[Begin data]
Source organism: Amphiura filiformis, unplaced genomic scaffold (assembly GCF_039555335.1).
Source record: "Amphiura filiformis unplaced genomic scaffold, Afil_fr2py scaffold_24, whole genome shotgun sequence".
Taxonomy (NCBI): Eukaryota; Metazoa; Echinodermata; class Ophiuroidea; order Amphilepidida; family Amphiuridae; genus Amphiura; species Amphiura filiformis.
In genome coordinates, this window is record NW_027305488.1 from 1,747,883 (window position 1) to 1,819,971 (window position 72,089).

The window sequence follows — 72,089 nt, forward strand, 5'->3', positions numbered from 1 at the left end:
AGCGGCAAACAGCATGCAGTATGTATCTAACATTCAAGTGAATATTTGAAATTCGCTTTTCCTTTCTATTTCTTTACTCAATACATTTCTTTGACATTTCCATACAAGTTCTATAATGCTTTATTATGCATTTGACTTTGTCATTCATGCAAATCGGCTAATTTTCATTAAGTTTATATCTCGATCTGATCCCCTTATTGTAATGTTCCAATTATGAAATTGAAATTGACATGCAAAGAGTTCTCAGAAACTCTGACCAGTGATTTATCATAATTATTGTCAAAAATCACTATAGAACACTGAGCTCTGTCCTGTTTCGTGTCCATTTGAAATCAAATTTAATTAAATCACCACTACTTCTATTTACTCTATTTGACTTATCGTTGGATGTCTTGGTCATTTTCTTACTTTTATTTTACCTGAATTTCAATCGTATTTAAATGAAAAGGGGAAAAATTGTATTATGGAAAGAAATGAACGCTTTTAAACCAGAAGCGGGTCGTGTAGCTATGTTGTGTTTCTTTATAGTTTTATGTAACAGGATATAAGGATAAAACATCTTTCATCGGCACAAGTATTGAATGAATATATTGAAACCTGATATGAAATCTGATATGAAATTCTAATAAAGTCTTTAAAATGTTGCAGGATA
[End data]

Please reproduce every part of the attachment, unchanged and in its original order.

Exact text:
Source organism: Amphiura filiformis, unplaced genomic scaffold (assembly GCF_039555335.1).
Source record: "Amphiura filiformis unplaced genomic scaffold, Afil_fr2py scaffold_24, whole genome shotgun sequence".
Taxonomy (NCBI): Eukaryota; Metazoa; Echinodermata; class Ophiuroidea; order Amphilepidida; family Amphiuridae; genus Amphiura; species Amphiura filiformis.
In genome coordinates, this window is record NW_027305488.1 from 1,747,883 (window position 1) to 1,819,971 (window position 72,089).

The window sequence follows — 72,089 nt, forward strand, 5'->3', positions numbered from 1 at the left end:
AGCGGCAAACAGCATGCAGTATGTATCTAACATTCAAGTGAATATTTGAAATTCGCTTTTCCTTTCTATTTCTTTACTCAATACATTTCTTTGACATTTCCATACAAGTTCTATAATGCTTTATTATGCATTTGACTTTGTCATTCATGCAAATCGGCTAATTTTCATTAAGTTTATATCTCGATCTGATCCCCTTATTGTAATGTTCCAATTATGAAATTGAAATTGACATGCAAAGAGTTCTCAGAAACTCTGACCAGTGATTTATCATAATTATTGTCAAAAATCACTATAGAACACTGAGCTCTGTCCTGTTTCGTGTCCATTTGAAATCAAATTTAATTAAATCACCACTACTTCTATTTACTCTATTTGACTTATCGTTGGATGTCTTGGTCATTTTCTTACTTTTATTTTACCTGAATTTCAATCGTATTTAAATGAAAAGGGGAAAAATTGTATTATGGAAAGAAATGAACGCTTTTAAACCAGAAGCGGGTCGTGTAGCTATGTTGTGTTTCTTTATAGTTTTATGTAACAGGATATAAGGATAAAACATCTTTCATCGGCACAAGTATTGAATGAATATATTGAAACCTGATATGAAATCTGATATGAAATTCTAATAAAGTCTTTAAAATGTTGCAGGATA